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Life at university can be a rollercoaster ride, filled with exciting adventures and unexpected twists. But what happens when you need to hit the brakes on your tenancy before the end of the ride? Can you really end your tenancy early? Let's dive into the details with our Advice Service.

Understanding Your Tenancy Agreement

First things first, grab a cup of tea and give your tenancy agreement a thorough read. This document holds the key to your tenancy terms, including any provisions for early termination. Look out for clauses about notice periods, penalties, and any specific conditions for ending your tenancy ahead of schedule.  

Your tenancy agreement might include a "break clause" which generally allows a tenant to end their tenancy early, as long as they follow specific instructions. For example, you might only be able to end your tenancy after the first 6 months, and by giving two months' notice. 

Advisor Insights 

Having a break clause means that your landlord can also end your tenancy early. They don't need to give you a reason why, but they must give you the correct amount of notice. Your tenancy agreement should tell you what the notice period is. 

Chat with Your Landlord or Letting Agency

Feeling a bit lost? Don't worry, we've all been there. Reach out to your landlord or letting agency and have a friendly chat about your situation. They might surprise you with their understanding and willingness to help. Plus, being upfront and communicative can go a long way in finding a solution that works for everyone. 

Explore Your Options

Now, let's get creative. There's more than one way to end a tenancy early. From subletting to finding a replacement tenant (also known as 'assignment'), there are options out there waiting to be explored. Check our Advice for Renters page for the full details.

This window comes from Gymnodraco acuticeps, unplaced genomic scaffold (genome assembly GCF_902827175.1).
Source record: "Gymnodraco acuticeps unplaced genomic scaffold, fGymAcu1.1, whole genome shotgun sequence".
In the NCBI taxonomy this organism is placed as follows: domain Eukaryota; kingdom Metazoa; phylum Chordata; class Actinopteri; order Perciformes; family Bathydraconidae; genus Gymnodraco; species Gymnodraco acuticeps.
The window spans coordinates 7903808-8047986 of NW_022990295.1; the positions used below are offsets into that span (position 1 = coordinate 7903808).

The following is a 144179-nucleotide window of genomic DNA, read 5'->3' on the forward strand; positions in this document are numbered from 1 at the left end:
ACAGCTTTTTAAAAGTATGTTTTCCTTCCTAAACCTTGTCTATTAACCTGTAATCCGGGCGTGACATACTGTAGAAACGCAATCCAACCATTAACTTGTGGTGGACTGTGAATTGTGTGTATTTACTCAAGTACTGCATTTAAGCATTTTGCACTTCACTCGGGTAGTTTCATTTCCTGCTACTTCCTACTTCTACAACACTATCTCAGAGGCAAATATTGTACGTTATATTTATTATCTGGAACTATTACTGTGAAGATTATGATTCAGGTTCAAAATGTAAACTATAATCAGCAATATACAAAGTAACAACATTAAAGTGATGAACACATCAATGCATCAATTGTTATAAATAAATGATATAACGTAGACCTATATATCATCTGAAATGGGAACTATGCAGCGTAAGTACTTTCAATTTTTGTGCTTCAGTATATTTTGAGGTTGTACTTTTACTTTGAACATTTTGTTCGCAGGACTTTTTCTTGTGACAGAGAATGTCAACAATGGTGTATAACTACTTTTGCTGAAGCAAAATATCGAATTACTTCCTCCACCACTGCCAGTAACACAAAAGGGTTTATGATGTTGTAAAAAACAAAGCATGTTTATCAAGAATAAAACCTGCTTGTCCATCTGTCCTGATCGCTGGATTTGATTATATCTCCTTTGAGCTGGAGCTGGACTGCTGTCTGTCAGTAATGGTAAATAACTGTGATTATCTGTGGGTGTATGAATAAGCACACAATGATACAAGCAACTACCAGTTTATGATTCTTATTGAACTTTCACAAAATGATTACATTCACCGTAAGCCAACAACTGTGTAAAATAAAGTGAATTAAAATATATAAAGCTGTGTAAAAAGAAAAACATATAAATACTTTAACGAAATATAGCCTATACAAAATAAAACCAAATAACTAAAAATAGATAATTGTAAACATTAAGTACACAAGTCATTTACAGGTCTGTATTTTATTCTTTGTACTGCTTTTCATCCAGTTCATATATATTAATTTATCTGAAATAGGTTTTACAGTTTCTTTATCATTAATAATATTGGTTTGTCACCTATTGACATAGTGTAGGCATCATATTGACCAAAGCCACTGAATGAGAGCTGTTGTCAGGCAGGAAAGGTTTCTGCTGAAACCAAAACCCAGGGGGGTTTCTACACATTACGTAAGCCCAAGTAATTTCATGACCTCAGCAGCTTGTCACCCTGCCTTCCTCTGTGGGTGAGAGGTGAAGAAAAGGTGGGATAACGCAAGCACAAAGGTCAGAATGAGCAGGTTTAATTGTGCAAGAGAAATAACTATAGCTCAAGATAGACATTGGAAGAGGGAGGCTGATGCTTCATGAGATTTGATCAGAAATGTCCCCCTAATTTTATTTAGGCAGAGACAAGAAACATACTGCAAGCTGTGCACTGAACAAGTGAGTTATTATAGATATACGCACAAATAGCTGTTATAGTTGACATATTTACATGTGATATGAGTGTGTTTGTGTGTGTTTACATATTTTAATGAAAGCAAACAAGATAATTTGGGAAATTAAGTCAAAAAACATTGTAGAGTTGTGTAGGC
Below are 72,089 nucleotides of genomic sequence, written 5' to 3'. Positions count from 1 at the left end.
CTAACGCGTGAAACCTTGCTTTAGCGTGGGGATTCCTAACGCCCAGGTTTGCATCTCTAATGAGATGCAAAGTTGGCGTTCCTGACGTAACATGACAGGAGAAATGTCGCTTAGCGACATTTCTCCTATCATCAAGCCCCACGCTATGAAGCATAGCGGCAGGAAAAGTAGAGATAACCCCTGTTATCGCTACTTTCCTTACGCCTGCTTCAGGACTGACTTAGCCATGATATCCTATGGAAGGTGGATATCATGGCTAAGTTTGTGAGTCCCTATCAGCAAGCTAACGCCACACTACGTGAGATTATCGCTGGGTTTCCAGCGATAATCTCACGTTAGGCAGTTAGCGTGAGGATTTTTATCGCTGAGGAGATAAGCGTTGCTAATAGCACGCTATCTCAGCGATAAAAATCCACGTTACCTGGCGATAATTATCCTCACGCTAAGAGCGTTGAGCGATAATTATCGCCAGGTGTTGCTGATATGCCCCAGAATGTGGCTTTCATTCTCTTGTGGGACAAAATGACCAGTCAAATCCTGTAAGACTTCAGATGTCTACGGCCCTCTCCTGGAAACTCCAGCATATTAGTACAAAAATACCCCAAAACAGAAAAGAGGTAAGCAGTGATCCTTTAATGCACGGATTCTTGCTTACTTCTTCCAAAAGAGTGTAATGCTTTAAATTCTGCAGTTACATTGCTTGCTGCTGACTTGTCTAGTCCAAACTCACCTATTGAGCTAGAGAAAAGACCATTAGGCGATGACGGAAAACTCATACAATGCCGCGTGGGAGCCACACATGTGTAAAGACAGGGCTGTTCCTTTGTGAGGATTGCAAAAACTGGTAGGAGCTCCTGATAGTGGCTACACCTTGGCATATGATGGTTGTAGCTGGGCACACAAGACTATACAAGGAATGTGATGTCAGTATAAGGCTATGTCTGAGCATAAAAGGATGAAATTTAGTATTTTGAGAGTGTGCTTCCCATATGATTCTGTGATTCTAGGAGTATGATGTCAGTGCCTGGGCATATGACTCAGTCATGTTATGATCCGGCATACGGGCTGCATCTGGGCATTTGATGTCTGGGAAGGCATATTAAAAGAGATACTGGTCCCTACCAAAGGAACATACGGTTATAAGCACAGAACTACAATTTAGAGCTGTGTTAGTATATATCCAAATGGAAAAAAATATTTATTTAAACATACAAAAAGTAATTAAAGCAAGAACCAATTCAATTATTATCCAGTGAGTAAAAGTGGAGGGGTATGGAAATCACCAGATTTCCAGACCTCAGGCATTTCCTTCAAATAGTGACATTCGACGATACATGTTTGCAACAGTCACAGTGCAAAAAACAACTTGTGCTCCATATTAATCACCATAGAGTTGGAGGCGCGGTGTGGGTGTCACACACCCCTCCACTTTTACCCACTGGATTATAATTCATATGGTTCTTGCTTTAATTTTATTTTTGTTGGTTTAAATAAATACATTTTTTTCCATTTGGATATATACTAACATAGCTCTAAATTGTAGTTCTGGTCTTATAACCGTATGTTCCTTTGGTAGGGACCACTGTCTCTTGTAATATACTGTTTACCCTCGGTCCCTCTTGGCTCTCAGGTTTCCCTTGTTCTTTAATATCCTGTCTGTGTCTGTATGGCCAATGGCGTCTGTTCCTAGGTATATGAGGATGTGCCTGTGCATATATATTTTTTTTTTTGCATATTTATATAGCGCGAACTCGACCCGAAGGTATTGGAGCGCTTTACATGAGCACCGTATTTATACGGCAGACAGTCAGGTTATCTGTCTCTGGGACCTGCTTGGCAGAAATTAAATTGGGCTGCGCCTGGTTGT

Whatever you decide, make sure to double-check your tenancy and get your landlord's permission.  

If you live in halls, make sure you speak to your Accommodation Team. They may be able to help you find a replacement tenant, but it would need to be another student who is not already in UCL halls. 

Advisor Insights 

In our experience, landlords are okay with you finding a replacement tenant, as long as they fit certain criteria, such as being another student. If your tenancy agreement includes your other housemates, then you'll need to check with them as well.  

You might not find a replacement tenant quickly, and there is a chance that you might not find one at all. If you want to stay in the property, but something is making you want to leave, speak to our advisors to explore your options in more detail. 

Know the Financial Lowdown

Money talk, anyone? Ending your tenancy early might come with a price tag attached. Firstly, you will need to keep paying the rent until a new tenant is found. 

You can also be charged up to £50 to transfer your tenancy to someone else, for example, if you find a replacement tenant who then signs a new agreement with the landlord. You can only be charged more than £50 if the landlord can show the change costs them more than this. 

Your landlord or agent may also charge you to cover loss of money or reasonable costs from the agent. This must always be evidenced. 

Check Out University Resources

Guess what? You're not alone in this. We offer support and guidance for UCL students navigating the world of renting. Our trained and experienced advisors in the Students' Union UCL Advice Service are waiting to lend a helping hand. 

If you're looking for legal advice, you also have access to University of London Housing Services

Don't be shy – reach out and make the most of what's available to you. 

So, there you have it – your crash course in navigating early tenancy termination. Remember, every situation is unique, so don't hesitate to seek advice if you're feeling unsure. With a little bit of know-how and a whole lot of determination, you'll be mastering the art of renting in no time. Cheers to new beginnings! 🏠✨ 

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